Friday 9 April 2021


Probiotics? Sooo yesterday! Sometime last year I sourced a 100g block of fresh yeast selling for €0.45 in our nearest Polish deli. That's a bargain: it's good for about 2 weeks of baked goods Chez Bob. It's also a pathetic sale for the hard-work Poles who run the shop, so I always buy something else: rye flour, cherries and kefir are often in the basket when I check out. None of these are normally on shopping list but they get chugged down in some form or another. During the brief time last year when travel was permitted, Dau.II and The Pep, her S.O., came to visit and we picked up yeast and kefir on the way home. Turns out that Pep is partial to a glass of kefir if it's put in front of him, so there was no difficulty in finishing the bottle.

Last week I was talking shite groceries with Dau.II and I reminded her that any  Cork Polski Sklep  would have yeast and kefir. And she made some comment about the kefir having probiotic benefit for her bloke. I demurred: the microbes in kefir [or yoghurt, creme fraiche, koumiss] would be a monoculture which probably wouldn't survive the acid gauntlet of Pep's tum and wouldn't cause a blip on the make-up of his intestinal flora. What we all need, I asserted, was prebiotics: the foods [mostly plants, not too much] which encourage the growth of a diverse, robust and mutually supportive community down there.

It's ridiculous how limited our diet is w.r.t. to incorporated species; people, or at least country people, 100 years ago ate a much more varied diet: I mentioned medlars Mespilus germanica recently as a fruit nobody eats anymore. Service trees Sorbus torminalis, rowan Sorbus aucuparia provide other minority interest fruits which benefit from bletting. If you live near the coast sea beet Beta vulgaris, samphire Salicornia europea [bowlful L] and sea kale Crambe maritima will all help vary the diet. And that's before you even get your feet wet going for dulse Palmaria palmata and other algae. And all that chick-weed Stellaria media, fat-hen Chenopodium album and good king henry Chenopodium bonus-henricus going to waste on a field-margin near you. Go easy on the chick-weed, though: saponin alert.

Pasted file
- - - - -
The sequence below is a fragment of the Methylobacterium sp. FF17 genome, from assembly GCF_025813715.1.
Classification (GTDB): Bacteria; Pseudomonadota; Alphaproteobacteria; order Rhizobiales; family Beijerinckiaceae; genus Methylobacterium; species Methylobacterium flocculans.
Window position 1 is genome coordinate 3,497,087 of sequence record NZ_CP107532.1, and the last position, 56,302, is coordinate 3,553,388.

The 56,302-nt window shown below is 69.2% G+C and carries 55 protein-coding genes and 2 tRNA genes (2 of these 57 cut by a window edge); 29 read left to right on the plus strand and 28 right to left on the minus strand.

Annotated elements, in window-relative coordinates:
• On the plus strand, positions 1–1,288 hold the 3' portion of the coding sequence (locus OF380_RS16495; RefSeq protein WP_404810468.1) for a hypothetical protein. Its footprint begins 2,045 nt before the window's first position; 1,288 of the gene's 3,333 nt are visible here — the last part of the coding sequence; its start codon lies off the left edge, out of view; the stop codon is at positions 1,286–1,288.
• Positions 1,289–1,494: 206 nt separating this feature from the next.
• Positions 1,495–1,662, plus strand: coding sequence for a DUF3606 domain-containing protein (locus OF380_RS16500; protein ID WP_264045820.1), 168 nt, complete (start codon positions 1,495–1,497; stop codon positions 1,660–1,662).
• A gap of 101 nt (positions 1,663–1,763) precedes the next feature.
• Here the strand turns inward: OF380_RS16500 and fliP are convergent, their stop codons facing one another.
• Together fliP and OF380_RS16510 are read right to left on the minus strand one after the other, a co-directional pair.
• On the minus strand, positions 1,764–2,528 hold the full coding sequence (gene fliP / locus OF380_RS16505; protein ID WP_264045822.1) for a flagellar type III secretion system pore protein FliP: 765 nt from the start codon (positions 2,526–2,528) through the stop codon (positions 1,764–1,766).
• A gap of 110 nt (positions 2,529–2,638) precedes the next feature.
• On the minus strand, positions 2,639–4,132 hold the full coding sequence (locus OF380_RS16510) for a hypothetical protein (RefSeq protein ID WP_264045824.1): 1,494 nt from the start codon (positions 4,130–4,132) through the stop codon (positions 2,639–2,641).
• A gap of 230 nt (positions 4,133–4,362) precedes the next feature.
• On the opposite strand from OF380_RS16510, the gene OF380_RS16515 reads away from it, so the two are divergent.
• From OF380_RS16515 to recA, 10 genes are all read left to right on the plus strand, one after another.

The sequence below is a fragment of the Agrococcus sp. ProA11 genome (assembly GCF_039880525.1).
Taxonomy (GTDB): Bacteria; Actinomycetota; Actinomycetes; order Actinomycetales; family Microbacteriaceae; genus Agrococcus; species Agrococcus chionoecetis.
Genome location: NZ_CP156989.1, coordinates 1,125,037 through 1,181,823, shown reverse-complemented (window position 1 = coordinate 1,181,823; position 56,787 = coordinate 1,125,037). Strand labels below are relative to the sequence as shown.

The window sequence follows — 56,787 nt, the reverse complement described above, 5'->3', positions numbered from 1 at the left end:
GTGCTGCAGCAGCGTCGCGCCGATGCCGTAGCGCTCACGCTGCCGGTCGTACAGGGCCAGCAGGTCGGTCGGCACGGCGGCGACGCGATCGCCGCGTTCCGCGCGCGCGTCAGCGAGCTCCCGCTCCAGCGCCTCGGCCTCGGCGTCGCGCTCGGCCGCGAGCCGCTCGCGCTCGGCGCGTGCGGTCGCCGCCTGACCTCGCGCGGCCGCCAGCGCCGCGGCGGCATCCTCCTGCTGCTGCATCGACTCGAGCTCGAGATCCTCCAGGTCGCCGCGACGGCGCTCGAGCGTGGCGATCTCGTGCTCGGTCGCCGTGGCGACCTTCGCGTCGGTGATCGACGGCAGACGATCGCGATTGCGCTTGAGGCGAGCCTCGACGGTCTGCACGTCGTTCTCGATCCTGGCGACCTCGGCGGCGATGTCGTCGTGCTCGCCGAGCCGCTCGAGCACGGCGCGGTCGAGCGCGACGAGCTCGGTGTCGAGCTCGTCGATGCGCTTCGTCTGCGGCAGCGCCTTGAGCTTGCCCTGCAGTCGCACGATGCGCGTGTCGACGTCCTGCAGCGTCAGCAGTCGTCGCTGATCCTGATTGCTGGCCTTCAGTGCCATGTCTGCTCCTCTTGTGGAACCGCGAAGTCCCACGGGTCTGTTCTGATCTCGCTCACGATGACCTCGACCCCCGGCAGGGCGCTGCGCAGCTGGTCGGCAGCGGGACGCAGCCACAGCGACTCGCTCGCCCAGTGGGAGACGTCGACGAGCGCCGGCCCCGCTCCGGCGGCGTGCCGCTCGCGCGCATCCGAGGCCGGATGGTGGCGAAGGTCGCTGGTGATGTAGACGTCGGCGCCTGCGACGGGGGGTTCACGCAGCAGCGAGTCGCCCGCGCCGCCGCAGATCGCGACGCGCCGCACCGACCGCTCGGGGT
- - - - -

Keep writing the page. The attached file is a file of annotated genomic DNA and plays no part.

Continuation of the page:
There are two scientific angles on this.
1) Each species will have its own characteristic, unique community of microbes, some of which will arrive viable in the digestive tract. You want to provide the biggest choice of candidates for a new dimension of microbial biochemical capability to get established inside. Because your flora is different from mine and that of your roomies / bed-fellows; although your floar will be shared with your 'family'. This could be why herbal remedies appear to work for some people some of the time: that plant provides a key to this locked gut.

2) Each plant species has wildly different ability to absorb and concentrate particular minerals: not only lithium, but potassium, calcium, selenium, lead, cadmium. Minerals need to be available in just-so concentrations and dietary intake is one way to keep particular elements above baseline and usable by the complex system of interactions which is human physiology. 

Look after the food and the pro-biotics will look after themselves. And let's not forget the viruses.

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